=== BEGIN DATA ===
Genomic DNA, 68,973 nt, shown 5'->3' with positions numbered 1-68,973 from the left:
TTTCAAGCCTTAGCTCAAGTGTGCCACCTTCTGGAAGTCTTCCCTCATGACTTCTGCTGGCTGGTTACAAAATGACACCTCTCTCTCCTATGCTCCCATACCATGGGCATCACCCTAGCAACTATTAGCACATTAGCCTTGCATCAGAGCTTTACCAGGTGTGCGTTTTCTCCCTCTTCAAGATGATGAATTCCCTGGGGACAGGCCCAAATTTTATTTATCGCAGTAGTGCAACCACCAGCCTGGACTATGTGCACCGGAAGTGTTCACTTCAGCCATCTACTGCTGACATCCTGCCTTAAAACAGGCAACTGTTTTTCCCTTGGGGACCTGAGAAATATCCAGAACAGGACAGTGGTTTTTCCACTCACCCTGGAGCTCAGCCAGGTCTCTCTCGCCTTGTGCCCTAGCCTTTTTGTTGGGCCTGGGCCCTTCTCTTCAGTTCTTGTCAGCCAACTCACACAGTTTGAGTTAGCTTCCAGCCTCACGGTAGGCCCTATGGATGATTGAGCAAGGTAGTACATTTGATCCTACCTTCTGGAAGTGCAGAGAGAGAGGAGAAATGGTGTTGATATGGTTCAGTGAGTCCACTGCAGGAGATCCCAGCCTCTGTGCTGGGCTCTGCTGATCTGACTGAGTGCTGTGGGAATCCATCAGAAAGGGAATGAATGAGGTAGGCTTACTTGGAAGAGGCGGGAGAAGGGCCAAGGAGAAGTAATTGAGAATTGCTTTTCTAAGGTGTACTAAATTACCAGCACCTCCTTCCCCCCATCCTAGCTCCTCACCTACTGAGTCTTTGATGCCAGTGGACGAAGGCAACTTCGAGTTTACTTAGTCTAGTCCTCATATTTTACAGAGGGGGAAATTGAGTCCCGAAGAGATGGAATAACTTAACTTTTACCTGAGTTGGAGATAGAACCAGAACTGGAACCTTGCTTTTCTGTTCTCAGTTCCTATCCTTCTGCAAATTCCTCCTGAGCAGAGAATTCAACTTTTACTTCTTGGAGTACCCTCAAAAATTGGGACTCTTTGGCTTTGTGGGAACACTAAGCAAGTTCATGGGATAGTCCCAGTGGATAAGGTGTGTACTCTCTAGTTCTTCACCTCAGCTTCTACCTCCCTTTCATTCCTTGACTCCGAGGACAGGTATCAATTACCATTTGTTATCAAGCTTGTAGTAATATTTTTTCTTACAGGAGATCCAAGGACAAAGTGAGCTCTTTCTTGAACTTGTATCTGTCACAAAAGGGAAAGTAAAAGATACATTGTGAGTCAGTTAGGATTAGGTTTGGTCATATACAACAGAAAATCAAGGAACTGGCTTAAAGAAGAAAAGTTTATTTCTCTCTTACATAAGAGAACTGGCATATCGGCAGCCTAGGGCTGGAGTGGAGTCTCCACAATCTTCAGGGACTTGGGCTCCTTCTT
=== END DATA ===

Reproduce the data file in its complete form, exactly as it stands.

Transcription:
Genomic DNA, 68,973 nt, shown 5'->3' with positions numbered 1-68,973 from the left:
TTTCAAGCCTTAGCTCAAGTGTGCCACCTTCTGGAAGTCTTCCCTCATGACTTCTGCTGGCTGGTTACAAAATGACACCTCTCTCTCCTATGCTCCCATACCATGGGCATCACCCTAGCAACTATTAGCACATTAGCCTTGCATCAGAGCTTTACCAGGTGTGCGTTTTCTCCCTCTTCAAGATGATGAATTCCCTGGGGACAGGCCCAAATTTTATTTATCGCAGTAGTGCAACCACCAGCCTGGACTATGTGCACCGGAAGTGTTCACTTCAGCCATCTACTGCTGACATCCTGCCTTAAAACAGGCAACTGTTTTTCCCTTGGGGACCTGAGAAATATCCAGAACAGGACAGTGGTTTTTCCACTCACCCTGGAGCTCAGCCAGGTCTCTCTCGCCTTGTGCCCTAGCCTTTTTGTTGGGCCTGGGCCCTTCTCTTCAGTTCTTGTCAGCCAACTCACACAGTTTGAGTTAGCTTCCAGCCTCACGGTAGGCCCTATGGATGATTGAGCAAGGTAGTACATTTGATCCTACCTTCTGGAAGTGCAGAGAGAGAGGAGAAATGGTGTTGATATGGTTCAGTGAGTCCACTGCAGGAGATCCCAGCCTCTGTGCTGGGCTCTGCTGATCTGACTGAGTGCTGTGGGAATCCATCAGAAAGGGAATGAATGAGGTAGGCTTACTTGGAAGAGGCGGGAGAAGGGCCAAGGAGAAGTAATTGAGAATTGCTTTTCTAAGGTGTACTAAATTACCAGCACCTCCTTCCCCCCATCCTAGCTCCTCACCTACTGAGTCTTTGATGCCAGTGGACGAAGGCAACTTCGAGTTTACTTAGTCTAGTCCTCATATTTTACAGAGGGGGAAATTGAGTCCCGAAGAGATGGAATAACTTAACTTTTACCTGAGTTGGAGATAGAACCAGAACTGGAACCTTGCTTTTCTGTTCTCAGTTCCTATCCTTCTGCAAATTCCTCCTGAGCAGAGAATTCAACTTTTACTTCTTGGAGTACCCTCAAAAATTGGGACTCTTTGGCTTTGTGGGAACACTAAGCAAGTTCATGGGATAGTCCCAGTGGATAAGGTGTGTACTCTCTAGTTCTTCACCTCAGCTTCTACCTCCCTTTCATTCCTTGACTCCGAGGACAGGTATCAATTACCATTTGTTATCAAGCTTGTAGTAATATTTTTTCTTACAGGAGATCCAAGGACAAAGTGAGCTCTTTCTTGAACTTGTATCTGTCACAAAAGGGAAAGTAAAAGATACATTGTGAGTCAGTTAGGATTAGGTTTGGTCATATACAACAGAAAATCAAGGAACTGGCTTAAAGAAGAAAAGTTTATTTCTCTCTTACATAAGAGAACTGGCATATCGGCAGCCTAGGGCTGGAGTGGAGTCTCCACAATCTTCAGGGACTTGGGCTCCTTCTT